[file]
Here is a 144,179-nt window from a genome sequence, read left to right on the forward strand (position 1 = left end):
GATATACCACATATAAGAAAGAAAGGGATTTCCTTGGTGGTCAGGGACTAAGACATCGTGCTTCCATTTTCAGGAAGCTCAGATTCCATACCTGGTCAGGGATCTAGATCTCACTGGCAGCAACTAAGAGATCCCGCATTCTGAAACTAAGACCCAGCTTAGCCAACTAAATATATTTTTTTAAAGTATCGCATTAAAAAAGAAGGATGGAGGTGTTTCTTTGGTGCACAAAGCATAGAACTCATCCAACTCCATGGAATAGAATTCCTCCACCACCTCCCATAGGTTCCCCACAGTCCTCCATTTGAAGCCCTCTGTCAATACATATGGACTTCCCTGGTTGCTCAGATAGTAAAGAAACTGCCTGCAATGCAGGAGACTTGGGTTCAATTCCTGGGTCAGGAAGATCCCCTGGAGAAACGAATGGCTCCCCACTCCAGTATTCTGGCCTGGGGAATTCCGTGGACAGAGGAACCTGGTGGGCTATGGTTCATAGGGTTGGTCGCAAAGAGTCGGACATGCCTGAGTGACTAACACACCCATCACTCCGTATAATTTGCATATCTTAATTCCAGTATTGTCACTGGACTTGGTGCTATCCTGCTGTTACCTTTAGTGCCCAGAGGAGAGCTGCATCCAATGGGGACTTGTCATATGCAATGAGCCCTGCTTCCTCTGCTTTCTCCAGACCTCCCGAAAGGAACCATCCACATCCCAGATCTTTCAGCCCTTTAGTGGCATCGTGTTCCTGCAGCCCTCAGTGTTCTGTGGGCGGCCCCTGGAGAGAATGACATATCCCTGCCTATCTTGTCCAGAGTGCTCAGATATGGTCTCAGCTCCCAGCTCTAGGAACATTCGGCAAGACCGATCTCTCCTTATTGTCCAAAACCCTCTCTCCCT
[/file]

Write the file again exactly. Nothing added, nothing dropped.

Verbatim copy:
Here is a 144,179-nt window from a genome sequence, read left to right on the forward strand (position 1 = left end):
GATATACCACATATAAGAAAGAAAGGGATTTCCTTGGTGGTCAGGGACTAAGACATCGTGCTTCCATTTTCAGGAAGCTCAGATTCCATACCTGGTCAGGGATCTAGATCTCACTGGCAGCAACTAAGAGATCCCGCATTCTGAAACTAAGACCCAGCTTAGCCAACTAAATATATTTTTTTAAAGTATCGCATTAAAAAAGAAGGATGGAGGTGTTTCTTTGGTGCACAAAGCATAGAACTCATCCAACTCCATGGAATAGAATTCCTCCACCACCTCCCATAGGTTCCCCACAGTCCTCCATTTGAAGCCCTCTGTCAATACATATGGACTTCCCTGGTTGCTCAGATAGTAAAGAAACTGCCTGCAATGCAGGAGACTTGGGTTCAATTCCTGGGTCAGGAAGATCCCCTGGAGAAACGAATGGCTCCCCACTCCAGTATTCTGGCCTGGGGAATTCCGTGGACAGAGGAACCTGGTGGGCTATGGTTCATAGGGTTGGTCGCAAAGAGTCGGACATGCCTGAGTGACTAACACACCCATCACTCCGTATAATTTGCATATCTTAATTCCAGTATTGTCACTGGACTTGGTGCTATCCTGCTGTTACCTTTAGTGCCCAGAGGAGAGCTGCATCCAATGGGGACTTGTCATATGCAATGAGCCCTGCTTCCTCTGCTTTCTCCAGACCTCCCGAAAGGAACCATCCACATCCCAGATCTTTCAGCCCTTTAGTGGCATCGTGTTCCTGCAGCCCTCAGTGTTCTGTGGGCGGCCCCTGGAGAGAATGACATATCCCTGCCTATCTTGTCCAGAGTGCTCAGATATGGTCTCAGCTCCCAGCTCTAGGAACATTCGGCAAGACCGATCTCTCCTTATTGTCCAAAACCCTCTCTCCCT